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Steve Gilliard, 1964-2007

It is with tremendous sadness that we must convey the news that Steve Gilliard, editor and publisher of The News Blog, passed away June 2, 2007. He was 42.

To those who have come to trust The News Blog and its insightful, brash and unapologetic editorial tone, we have Steve to thank from the bottom of our hearts. Steve helped lead many discussions that mattered to all of us, and he tackled subjects and interest categories where others feared to tread.

Please keep Steve's friends and family in your thoughts and prayers.

Steve meant so much to us.

We will miss him terribly.

photo by lindsay beyerstein


Watson: "Old Business: the O.J. Simpson Verdict"

They love me in Florida

Thanks to Watson for this great analysis - THANKS WATSON!

While we wait for our 'justice system' to process the police killing of Sean Bell, permit me to revisit another racially charged case. I followed the O.J. Simpson trial pretty closely, closely enough to believe that the outcome was a miscarriage of justice, and that OJ got away with a double murder.

My complaint is with the mainstream reaction to the verdict. I thought that Simpson's acquittal was a routine example of the wealth effect on criminal justice. There were some evidentiary problems with the prosecution case, Simpson had the resources to magnify those defects, the defense team was more credible than the phony Marcia Clark, and so the jury acquitted Simpson.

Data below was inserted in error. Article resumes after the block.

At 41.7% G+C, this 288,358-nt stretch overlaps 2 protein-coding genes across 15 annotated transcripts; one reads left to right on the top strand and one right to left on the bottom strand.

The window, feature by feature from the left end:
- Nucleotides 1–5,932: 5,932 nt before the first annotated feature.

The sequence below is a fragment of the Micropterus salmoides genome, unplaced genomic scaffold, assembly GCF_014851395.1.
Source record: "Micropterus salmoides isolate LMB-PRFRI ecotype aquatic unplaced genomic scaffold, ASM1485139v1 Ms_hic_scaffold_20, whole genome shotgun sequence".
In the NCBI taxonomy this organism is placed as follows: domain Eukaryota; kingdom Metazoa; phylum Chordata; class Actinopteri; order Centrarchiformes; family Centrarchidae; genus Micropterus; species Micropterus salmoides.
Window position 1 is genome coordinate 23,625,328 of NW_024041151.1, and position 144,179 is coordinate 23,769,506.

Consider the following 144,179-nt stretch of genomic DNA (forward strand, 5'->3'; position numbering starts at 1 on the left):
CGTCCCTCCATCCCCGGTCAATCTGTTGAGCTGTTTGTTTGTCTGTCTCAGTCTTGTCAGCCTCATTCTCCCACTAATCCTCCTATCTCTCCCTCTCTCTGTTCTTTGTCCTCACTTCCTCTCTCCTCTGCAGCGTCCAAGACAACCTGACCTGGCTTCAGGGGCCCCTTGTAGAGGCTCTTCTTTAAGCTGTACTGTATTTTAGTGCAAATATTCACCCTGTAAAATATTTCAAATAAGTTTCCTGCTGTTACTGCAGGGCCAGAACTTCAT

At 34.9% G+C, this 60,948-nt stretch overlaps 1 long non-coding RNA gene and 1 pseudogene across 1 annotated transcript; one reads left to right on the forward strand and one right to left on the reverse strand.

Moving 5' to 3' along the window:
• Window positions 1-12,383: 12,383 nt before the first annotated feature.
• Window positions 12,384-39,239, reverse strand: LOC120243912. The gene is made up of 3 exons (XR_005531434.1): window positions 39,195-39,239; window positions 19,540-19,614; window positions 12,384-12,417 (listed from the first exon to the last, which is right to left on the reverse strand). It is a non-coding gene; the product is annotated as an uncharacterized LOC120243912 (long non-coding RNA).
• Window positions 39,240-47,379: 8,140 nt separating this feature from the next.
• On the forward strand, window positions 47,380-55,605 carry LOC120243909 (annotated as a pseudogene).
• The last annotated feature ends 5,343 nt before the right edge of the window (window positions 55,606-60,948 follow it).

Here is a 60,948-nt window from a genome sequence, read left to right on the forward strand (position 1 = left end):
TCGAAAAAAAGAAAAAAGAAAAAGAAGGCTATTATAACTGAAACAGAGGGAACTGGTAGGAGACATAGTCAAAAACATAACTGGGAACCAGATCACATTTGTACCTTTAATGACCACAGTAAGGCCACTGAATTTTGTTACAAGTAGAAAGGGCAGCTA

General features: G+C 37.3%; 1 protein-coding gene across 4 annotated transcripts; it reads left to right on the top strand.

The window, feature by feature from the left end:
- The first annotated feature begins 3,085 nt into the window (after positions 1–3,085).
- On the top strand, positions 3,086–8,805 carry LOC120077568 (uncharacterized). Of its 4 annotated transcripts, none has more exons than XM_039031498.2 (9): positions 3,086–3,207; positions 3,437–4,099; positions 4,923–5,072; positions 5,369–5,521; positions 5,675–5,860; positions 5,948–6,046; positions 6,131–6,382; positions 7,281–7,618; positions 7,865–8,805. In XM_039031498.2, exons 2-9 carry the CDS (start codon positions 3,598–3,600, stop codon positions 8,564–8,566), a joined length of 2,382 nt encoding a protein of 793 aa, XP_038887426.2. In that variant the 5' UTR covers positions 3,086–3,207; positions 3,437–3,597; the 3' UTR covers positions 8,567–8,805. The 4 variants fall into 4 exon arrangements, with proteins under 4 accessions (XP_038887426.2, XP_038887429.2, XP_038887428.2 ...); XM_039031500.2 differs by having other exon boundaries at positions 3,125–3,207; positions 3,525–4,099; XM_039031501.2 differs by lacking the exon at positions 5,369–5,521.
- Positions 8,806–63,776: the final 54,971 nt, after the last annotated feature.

Our punditocracy doesn't usually object to the fact that defendants wealthy enough to spend millions of dollars on investigators, experts, and lawyers regularly turn prosecution weaknesses into 'reasonable doubt' acquittals.

But in the Simpson case the pundits were infuriated. What was different in his case?

Granted, double murder is more serious than the varieties of grand theft for which our well-to-do brethren are ordinarily indicted. But an honest punditocracy would object to the wealth effect phenomenon in all cases.

To me the different reaction was because our pundits are biased and racist.

Wealthy defendants are typically white males, our pundits are mostly wealthy white males. Simpson, though wealthy, was black, as was the lead attorney, and most of the jury.

The pundits asserted that the miscarriage of justice was caused by Johnny Cochrane's unprincipled 'playing the race card', but it was they who were unprincipled in howling 'reverse racism' to obfuscate the fact that the result was just another instance of the wealth effect.

Cochrane didn't bring race into the case. Time Magazine admitted that its 'cover portrait of O.J. Simpson after his arrest was doctored to make his skin look darker. The manipulation made an accused man seem more sinister before he had gone to trial, and it did so by playing off the language of racial stereotype.' Race was introduced into our culture hundreds of years ago by slavers, and we adamantly refuse to take the steps necessary to become a non-racial society.

Cochrane didn't bring race into the courtroom. The LAPD injected race into the trial when it dispatched racist Mark Fuhrman to the crime scene and to Simpson's residence.

The famous gloves were put into evidence by the prosecution on the theory that they were the murderer's gloves. Officer Fuhrman said that he found one of them in Simpson's yard. When they appeared not to fit Simpson, it was perfectly appropriate for Cochrane to argue that Fuhrman was a liar whose racism gave him a motive to frame Simpson.

Dishonest criticism of the Simpson verdict has served to reinforce our dominant culture's dogma that blacks, unlike whites, are irrational and dishonest about race and racism.

As if.

That's why I believe that it's important to defend the Simpson verdict as rational given the circumstances. The outcome was because rich people can buy justice, not because Cochrane or the jury were racist or unprincipled.

- posted by Watson